There is talk in Australia of a joint railway Company being formed to operate this Trans-Continental system and the passenger stock will be jointly owned and operated by Commonwealth Railways for themselves and the various states. There is every indication that this will be through operation, which could increase the ultimate number of locomotives.



Late in 1968 is the commencing date for the through train from Perth to Sydney. In explanation, Lithgow to Sydney is the Blue Mountains and electrically operated by twin, 4500 h.p. Metro Vickers engines and there would be no purpose in bringing diesels over the Blue Mountains.



Commercial Proposal


The idea Mr. Smith had in mind was to buy one locomotive on a down-payment with a leasing plan over a period of 12 months, and if satisfactory at the end of 12 months or before purchase outright, for a residual amount of money. In the extremely remote event that the locomotive was not satisfactory and a complete failure, there would be a lump sum payment for re- conditioning of this locomotive for sale elsewhere.

The Commissioner emphasised that he already had Ministerial approval for this type of deal as it has been already put into practice in the case of mechanised track maintenance equipment to the value of between £A30-50,000, which had, after some teething troubles, been proved satisfactory and had been purchased outright.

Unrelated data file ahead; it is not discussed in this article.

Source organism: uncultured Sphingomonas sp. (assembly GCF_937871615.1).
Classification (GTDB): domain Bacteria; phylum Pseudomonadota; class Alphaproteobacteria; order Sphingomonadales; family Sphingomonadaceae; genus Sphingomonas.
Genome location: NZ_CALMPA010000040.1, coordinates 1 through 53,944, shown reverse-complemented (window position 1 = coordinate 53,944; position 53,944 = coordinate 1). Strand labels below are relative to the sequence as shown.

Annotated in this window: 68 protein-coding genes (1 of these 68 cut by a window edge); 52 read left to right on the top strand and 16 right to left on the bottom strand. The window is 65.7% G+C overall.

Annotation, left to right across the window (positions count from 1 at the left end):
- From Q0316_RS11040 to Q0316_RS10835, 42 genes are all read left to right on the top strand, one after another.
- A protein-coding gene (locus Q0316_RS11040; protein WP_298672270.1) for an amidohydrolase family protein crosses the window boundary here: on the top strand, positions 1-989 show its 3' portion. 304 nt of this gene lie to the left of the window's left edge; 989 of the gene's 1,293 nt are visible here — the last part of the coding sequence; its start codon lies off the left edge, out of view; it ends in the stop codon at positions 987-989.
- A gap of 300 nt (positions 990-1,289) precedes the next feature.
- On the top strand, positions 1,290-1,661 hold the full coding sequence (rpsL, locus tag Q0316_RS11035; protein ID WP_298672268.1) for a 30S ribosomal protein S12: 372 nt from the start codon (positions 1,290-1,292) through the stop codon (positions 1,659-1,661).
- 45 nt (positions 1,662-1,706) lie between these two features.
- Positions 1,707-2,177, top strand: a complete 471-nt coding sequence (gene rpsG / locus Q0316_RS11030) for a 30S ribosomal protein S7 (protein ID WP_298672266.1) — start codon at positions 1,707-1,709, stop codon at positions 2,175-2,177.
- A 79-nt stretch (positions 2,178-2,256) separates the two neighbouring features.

He quoted the case of virtually a three-party arrangement whereby Sulzer, Tulloch and Comrails developed the NT locomotive as the lightest locomotive of this power on this axle load in the world for Central Australian Railways, and cited the utmost co-operation in teething troubles in getting this locomotive to its final stage of development. He said, if this is possible on this locomotive, we can surely do the same exercise on a larger locomotive.

Translating this idea into some practical reality, we have in mind that we could perhaps sell the locomotive on the basis of £A100,000 down payment with a hire arrangement for 12 months at the rate of, say, £A10,000 per month, making a total of £A220,000 and a final payment on acceptance at the end of 12 months of, say, £A20,000. They would have an option of purchasing 5-10 identical locomotives with any improvements during the prototype period for a pre-determined figure of, say, £A185,000. This means that all of the development charges by both ourselves and Brush are recovered on the first, and the remainder, on which he would have the option, would become a normal commercial proposition.

We would suggest that the down-payment of £A100,000 would be made by Commonwealth Railways on delivery rails Port Augusta, and that this down-payment would then be shared equitably by Brush, Tulloch and Sulzer in relation to their respective share. Similarly, the monthly payments would be shared in proportion.